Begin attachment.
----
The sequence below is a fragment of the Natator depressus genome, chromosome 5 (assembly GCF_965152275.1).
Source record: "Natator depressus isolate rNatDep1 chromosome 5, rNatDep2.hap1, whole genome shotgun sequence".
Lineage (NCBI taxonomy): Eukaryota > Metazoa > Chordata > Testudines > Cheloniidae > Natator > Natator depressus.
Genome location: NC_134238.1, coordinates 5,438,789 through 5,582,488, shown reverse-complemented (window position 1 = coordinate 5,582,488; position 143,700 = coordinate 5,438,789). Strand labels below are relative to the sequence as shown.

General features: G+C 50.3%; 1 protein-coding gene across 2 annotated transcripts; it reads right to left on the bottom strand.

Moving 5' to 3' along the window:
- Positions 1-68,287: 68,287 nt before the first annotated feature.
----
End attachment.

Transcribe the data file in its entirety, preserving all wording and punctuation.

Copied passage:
The sequence below is a fragment of the Natator depressus genome, chromosome 5 (assembly GCF_965152275.1).
Source record: "Natator depressus isolate rNatDep1 chromosome 5, rNatDep2.hap1, whole genome shotgun sequence".
Lineage (NCBI taxonomy): Eukaryota > Metazoa > Chordata > Testudines > Cheloniidae > Natator > Natator depressus.
Genome location: NC_134238.1, coordinates 5,438,789 through 5,582,488, shown reverse-complemented (window position 1 = coordinate 5,582,488; position 143,700 = coordinate 5,438,789). Strand labels below are relative to the sequence as shown.

General features: G+C 50.3%; 1 protein-coding gene across 2 annotated transcripts; it reads right to left on the bottom strand.

Moving 5' to 3' along the window:
- Positions 1-68,287: 68,287 nt before the first annotated feature.